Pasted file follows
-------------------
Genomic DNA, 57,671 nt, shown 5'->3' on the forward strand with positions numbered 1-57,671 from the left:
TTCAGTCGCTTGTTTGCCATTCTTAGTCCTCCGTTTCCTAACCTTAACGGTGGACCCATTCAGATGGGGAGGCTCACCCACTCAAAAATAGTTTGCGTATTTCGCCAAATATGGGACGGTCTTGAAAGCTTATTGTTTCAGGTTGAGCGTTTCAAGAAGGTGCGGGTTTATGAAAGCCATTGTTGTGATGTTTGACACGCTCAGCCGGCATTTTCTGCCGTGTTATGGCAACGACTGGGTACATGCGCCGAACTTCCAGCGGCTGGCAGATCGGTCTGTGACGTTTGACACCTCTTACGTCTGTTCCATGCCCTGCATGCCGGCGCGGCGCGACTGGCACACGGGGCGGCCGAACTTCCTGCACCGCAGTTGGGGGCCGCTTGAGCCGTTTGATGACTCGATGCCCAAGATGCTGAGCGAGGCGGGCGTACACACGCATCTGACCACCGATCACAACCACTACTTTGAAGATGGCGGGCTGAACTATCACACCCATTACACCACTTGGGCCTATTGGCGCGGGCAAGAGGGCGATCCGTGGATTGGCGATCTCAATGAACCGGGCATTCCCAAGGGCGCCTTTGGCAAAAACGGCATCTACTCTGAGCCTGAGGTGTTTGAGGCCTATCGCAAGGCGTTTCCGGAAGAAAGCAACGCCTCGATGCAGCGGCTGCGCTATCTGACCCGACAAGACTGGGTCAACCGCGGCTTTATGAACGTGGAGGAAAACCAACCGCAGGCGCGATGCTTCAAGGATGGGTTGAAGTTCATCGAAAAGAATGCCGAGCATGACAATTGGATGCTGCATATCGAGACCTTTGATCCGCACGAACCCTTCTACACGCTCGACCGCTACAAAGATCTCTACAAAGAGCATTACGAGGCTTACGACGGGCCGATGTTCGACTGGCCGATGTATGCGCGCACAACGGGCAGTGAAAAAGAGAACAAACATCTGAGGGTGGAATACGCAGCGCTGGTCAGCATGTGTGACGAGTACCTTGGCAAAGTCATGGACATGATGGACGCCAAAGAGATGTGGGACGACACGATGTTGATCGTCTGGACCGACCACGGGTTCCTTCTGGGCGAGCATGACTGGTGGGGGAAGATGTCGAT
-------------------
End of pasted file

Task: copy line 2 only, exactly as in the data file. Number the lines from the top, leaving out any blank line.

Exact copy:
TTCAGTCGCTTGTTTGCCATTCTTAGTCCTCCGTTTCCTAACCTTAACGGTGGACCCATTCAGATGGGGAGGCTCACCCACTCAAAAATAGTTTGCGTATTTCGCCAAATATGGGACGGTCTTGAAAGCTTATTGTTTCAGGTTGAGCGTTTCAAGAAGGTGCGGGTTTATGAAAGCCATTGTTGTGATGTTTGACACGCTCAGCCGGCATTTTCTGCCGTGTTATGGCAACGACTGGGTACATGCGCCGAACTTCCAGCGGCTGGCAGATCGGTCTGTGACGTTTGACACCTCTTACGTCTGTTCCATGCCCTGCATGCCGGCGCGGCGCGACTGGCACACGGGGCGGCCGAACTTCCTGCACCGCAGTTGGGGGCCGCTTGAGCCGTTTGATGACTCGATGCCCAAGATGCTGAGCGAGGCGGGCGTACACACGCATCTGACCACCGATCACAACCACTACTTTGAAGATGGCGGGCTGAACTATCACACCCATTACACCACTTGGGCCTATTGGCGCGGGCAAGAGGGCGATCCGTGGATTGGCGATCTCAATGAACCGGGCATTCCCAAGGGCGCCTTTGGCAAAAACGGCATCTACTCTGAGCCTGAGGTGTTTGAGGCCTATCGCAAGGCGTTTCCGGAAGAAAGCAACGCCTCGATGCAGCGGCTGCGCTATCTGACCCGACAAGACTGGGTCAACCGCGGCTTTATGAACGTGGAGGAAAACCAACCGCAGGCGCGATGCTTCAAGGATGGGTTGAAGTTCATCGAAAAGAATGCCGAGCATGACAATTGGATGCTGCATATCGAGACCTTTGATCCGCACGAACCCTTCTACACGCTCGACCGCTACAAAGATCTCTACAAAGAGCATTACGAGGCTTACGACGGGCCGATGTTCGACTGGCCGATGTATGCGCGCACAACGGGCAGTGAAAAAGAGAACAAACATCTGAGGGTGGAATACGCAGCGCTGGTCAGCATGTGTGACGAGTACCTTGGCAAAGTCATGGACATGATGGACGCCAAAGAGATGTGGGACGACACGATGTTGATCGTCTGGACCGACCACGGGTTCCTTCTGGGCGAGCATGACTGGTGGGGGAAGATGTCGAT